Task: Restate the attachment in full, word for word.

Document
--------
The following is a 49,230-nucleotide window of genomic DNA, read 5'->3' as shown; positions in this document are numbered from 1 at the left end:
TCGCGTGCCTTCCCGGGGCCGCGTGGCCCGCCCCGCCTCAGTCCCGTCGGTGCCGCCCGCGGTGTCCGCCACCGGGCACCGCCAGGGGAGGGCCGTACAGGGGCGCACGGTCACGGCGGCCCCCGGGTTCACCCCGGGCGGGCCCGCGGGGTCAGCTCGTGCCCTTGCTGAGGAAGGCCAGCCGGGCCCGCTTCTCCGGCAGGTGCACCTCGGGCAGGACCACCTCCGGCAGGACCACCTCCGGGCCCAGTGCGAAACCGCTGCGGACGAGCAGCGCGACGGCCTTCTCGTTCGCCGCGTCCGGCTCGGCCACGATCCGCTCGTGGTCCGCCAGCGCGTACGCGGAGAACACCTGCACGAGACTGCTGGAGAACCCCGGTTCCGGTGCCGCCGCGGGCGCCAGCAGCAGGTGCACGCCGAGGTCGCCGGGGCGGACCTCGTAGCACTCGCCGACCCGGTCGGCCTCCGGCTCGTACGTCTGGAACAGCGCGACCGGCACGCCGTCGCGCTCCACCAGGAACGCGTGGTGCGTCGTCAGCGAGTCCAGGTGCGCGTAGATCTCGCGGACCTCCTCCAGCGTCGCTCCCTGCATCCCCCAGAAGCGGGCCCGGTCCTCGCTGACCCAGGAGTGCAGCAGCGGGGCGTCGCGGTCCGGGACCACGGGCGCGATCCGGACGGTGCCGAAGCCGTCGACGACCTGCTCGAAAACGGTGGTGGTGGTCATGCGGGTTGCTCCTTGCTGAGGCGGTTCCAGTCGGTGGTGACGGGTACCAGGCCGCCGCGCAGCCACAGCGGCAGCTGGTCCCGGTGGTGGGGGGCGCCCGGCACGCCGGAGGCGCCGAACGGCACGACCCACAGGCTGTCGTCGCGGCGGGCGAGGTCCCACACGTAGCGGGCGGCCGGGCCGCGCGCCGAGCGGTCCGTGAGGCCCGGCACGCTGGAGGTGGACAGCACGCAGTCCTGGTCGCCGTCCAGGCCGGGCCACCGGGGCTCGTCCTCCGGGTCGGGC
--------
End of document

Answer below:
The following is a 49,230-nucleotide window of genomic DNA, read 5'->3' as shown; positions in this document are numbered from 1 at the left end:
TCGCGTGCCTTCCCGGGGCCGCGTGGCCCGCCCCGCCTCAGTCCCGTCGGTGCCGCCCGCGGTGTCCGCCACCGGGCACCGCCAGGGGAGGGCCGTACAGGGGCGCACGGTCACGGCGGCCCCCGGGTTCACCCCGGGCGGGCCCGCGGGGTCAGCTCGTGCCCTTGCTGAGGAAGGCCAGCCGGGCCCGCTTCTCCGGCAGGTGCACCTCGGGCAGGACCACCTCCGGCAGGACCACCTCCGGGCCCAGTGCGAAACCGCTGCGGACGAGCAGCGCGACGGCCTTCTCGTTCGCCGCGTCCGGCTCGGCCACGATCCGCTCGTGGTCCGCCAGCGCGTACGCGGAGAACACCTGCACGAGACTGCTGGAGAACCCCGGTTCCGGTGCCGCCGCGGGCGCCAGCAGCAGGTGCACGCCGAGGTCGCCGGGGCGGACCTCGTAGCACTCGCCGACCCGGTCGGCCTCCGGCTCGTACGTCTGGAACAGCGCGACCGGCACGCCGTCGCGCTCCACCAGGAACGCGTGGTGCGTCGTCAGCGAGTCCAGGTGCGCGTAGATCTCGCGGACCTCCTCCAGCGTCGCTCCCTGCATCCCCCAGAAGCGGGCCCGGTCCTCGCTGACCCAGGAGTGCAGCAGCGGGGCGTCGCGGTCCGGGACCACGGGCGCGATCCGGACGGTGCCGAAGCCGTCGACGACCTGCTCGAAAACGGTGGTGGTGGTCATGCGGGTTGCTCCTTGCTGAGGCGGTTCCAGTCGGTGGTGACGGGTACCAGGCCGCCGCGCAGCCACAGCGGCAGCTGGTCCCGGTGGTGGGGGGCGCCCGGCACGCCGGAGGCGCCGAACGGCACGACCCACAGGCTGTCGTCGCGGCGGGCGAGGTCCCACACGTAGCGGGCGGCCGGGCCGCGCGCCGAGCGGTCCGTGAGGCCCGGCACGCTGGAGGTGGACAGCACGCAGTCCTGGTCGCCGTCCAGGCCGGGCCACCGGGGCTCGTCCTCCGGGTCGGGC